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<nettime> lawyers, guns, and donuts digest [holmes, linton x2]
nettime's_social_alchemist on Mon, 21 Jan 2002 22:34:05 +0100 (CET)


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<nettime> lawyers, guns, and donuts digest [holmes, linton x2]


Brian Holmes <106271.223 {AT} compuserve.com>
     <nettime> dollars & donuts
Michael Linton <lcs {AT} mars.ark.com>
     Re: <nettime> In Gold We Trust, part 1
Michael Linton <lcs {AT} mars.ark.com>
     Re: <nettime> dollars & donuts

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Date: Mon, 21 Jan 2002 07:19:55 -0500
From: Brian Holmes <106271.223 {AT} compuserve.com>
Subject: <nettime> dollars & donuts

Doug Henwood writes:

"I've seen no evidence yet that LETS  people have given much thought to the
economic fundamentals that the money system embodies. It's the money
illusion raised to the level of a political philosophy, it seems."

Isn't that slapping praxis a bit too quickly with theory, Doug? What's
interesting in the various LETS systems, and other forms of trading
circles, is the practical response to situations where the capitalist order
is in crisis, either because of financial breakdown (Argentina), structural
inequality (in marginalized rural areas or situations of long-term high
unemployment), or because people want to escape the state (there you also
get right-libertarian alternatives, as we saw with e-gold). And what's
interesting in the practice is the chance for alternative ideas to be
embodied in the lives of people who are not necessarily theorists.

Unfortunately for us, the libertarian right has been better at that in
recent decades than any of the left factions. I can understand some
impatience with the idea that any egalitarian politics can do without a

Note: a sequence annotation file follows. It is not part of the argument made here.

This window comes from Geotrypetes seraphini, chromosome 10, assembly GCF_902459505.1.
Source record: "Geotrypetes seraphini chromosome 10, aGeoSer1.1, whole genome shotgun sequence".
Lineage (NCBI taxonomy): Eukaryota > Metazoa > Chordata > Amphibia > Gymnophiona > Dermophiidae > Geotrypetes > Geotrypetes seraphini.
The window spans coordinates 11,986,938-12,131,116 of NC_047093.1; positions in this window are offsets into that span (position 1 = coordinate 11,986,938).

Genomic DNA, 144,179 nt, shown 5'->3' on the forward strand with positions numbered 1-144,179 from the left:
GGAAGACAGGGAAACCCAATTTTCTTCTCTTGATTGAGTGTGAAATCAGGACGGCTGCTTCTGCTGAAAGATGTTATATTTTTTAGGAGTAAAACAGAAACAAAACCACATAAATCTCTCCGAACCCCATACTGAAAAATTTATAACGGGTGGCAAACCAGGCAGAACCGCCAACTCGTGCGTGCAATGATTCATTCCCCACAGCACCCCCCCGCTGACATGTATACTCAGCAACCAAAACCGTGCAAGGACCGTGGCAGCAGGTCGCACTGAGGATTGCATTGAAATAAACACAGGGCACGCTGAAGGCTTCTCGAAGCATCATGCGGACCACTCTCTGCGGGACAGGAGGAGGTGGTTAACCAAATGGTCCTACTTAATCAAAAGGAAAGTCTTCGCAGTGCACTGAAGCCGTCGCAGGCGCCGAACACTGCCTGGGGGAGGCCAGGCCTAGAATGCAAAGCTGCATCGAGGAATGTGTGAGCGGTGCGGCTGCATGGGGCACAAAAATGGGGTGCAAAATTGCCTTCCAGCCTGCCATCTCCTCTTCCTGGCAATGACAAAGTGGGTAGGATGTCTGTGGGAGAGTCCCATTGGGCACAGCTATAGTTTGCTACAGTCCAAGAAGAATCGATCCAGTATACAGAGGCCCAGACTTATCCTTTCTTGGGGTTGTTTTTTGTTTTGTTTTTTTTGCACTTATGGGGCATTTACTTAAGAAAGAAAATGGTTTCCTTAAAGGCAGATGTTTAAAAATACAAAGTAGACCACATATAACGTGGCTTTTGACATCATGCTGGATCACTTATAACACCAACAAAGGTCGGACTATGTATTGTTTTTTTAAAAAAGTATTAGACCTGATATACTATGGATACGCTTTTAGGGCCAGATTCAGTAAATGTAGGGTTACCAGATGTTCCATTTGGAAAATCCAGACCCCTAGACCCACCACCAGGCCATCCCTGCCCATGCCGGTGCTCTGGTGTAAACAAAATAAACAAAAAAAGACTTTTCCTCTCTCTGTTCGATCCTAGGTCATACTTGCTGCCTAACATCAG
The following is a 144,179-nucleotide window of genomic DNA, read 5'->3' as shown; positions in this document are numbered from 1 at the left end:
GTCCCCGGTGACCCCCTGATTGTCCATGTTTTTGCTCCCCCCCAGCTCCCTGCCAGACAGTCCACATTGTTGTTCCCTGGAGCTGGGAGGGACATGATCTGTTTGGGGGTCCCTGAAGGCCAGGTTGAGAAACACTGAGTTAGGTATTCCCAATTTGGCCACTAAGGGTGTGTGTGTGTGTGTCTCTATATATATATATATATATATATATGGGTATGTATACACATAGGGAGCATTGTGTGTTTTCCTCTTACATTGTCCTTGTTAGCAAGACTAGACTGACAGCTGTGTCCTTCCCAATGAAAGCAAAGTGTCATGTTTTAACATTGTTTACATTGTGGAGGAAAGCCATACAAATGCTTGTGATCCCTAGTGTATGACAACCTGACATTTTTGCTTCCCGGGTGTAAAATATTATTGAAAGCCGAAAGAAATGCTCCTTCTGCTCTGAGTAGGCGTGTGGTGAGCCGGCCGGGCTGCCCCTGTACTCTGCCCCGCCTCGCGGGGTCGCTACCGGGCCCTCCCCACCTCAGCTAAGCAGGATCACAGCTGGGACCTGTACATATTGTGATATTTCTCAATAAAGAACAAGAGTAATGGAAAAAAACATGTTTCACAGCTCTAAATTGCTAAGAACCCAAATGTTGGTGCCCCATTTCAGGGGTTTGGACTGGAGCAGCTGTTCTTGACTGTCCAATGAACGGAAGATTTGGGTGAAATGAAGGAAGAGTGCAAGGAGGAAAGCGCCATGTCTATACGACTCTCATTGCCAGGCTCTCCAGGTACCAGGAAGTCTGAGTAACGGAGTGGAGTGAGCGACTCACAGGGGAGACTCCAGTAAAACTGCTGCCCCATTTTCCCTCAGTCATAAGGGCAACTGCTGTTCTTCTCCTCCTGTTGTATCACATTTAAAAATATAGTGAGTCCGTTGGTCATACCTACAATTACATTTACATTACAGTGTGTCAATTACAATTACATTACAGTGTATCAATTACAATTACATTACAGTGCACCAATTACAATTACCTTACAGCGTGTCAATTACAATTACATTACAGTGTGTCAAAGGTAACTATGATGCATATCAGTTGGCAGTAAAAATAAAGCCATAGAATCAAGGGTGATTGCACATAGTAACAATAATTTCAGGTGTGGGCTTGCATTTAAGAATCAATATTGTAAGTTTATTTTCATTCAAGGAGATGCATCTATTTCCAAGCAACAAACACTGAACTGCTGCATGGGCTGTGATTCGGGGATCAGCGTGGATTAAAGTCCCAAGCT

state, and it's also naive to avoid the question of how the existing
capitalist order influences any subsystem set up inside it; but still it's
empirically interesting to get a look inside some experimental practices
that could ultimately transform our relations to the state(s), and thereby,
perhaps, transform capitalist relations.

After all, wouldn't it be interesting to bring people practically before
the questions you ask? About the relations of authority between bossess and
workers, about the planning and financing of productive capacity? Only when
people ask those questions, not as theoretical games, but as practical life
problems, does the status quo evolve in any way.

best, Brian Holmes

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From: Michael Linton <lcs {AT} mars.ark.com>
Subject: Re: <nettime> In Gold We Trust, part 1
Date: Sun, 20 Jan 2002 19:30:40 -0800

Dear Doug,
 
I wrote this before getting your posting earlier today on "dollars and 
donuts" but nonetheless it seems (to me) to bear on some of the issues you 
raise. 


On January 19, 2002 11:19 am, Doug Henwood wrote:

> I'm still at a loss to understand how these "community currencies"
> would be used to pay for products outside the community. 

You need to think outside that box. - the idea of "the" community.  Think 
rather of multiple communities, neighborhood, locality, region, province, 
nation and beyond, just on spatial dimension.  Others will be communities of 
interest, or common purpose, or production, not of place.  Things outside one 
community may be inside others.  

Most people people will use 5 - 10 currencies, organizations will use more.


>..............Or will
> every community have its own steel mill and chip plant? 

The economic case for all local production will indeed be improved, and 
could occasionally lead to steel mills serving local markets - this might 
first show at the level of communities of several milllion.  

More significantly, consider all the small production enterprises wiped out 
by "globalization" and the "rationalisation" of trading - farming for 
instance.  As community currencies are used for progressively more of the 
local and regional economies, many things that used to make it financially, 
and then didn't, will again.   


>........................It's a big
> leap from using scrip to exchange products at a roughly similar level
> of technical complexity and capital intensity - meals for haircuts,
> housecleaning for dogwalking. But what about things that require
> machinery, financing, specialized labor, and entities that extend
> across time and space to produce them? How would a New Yorker like me
> get a computer or an orange? 

Generally by paying some part of the invoice in "federal" cash / credit and 
the balance in community currency.  As an approximate rule of thumb, the 
retailer / wholesaler / manufacturer should get their cost of goods (fob plus 
taxes, direct and consequent) in cash, and their value-added (mark-up, gross 
profit) in whatever community money works for both the buyer and the seller.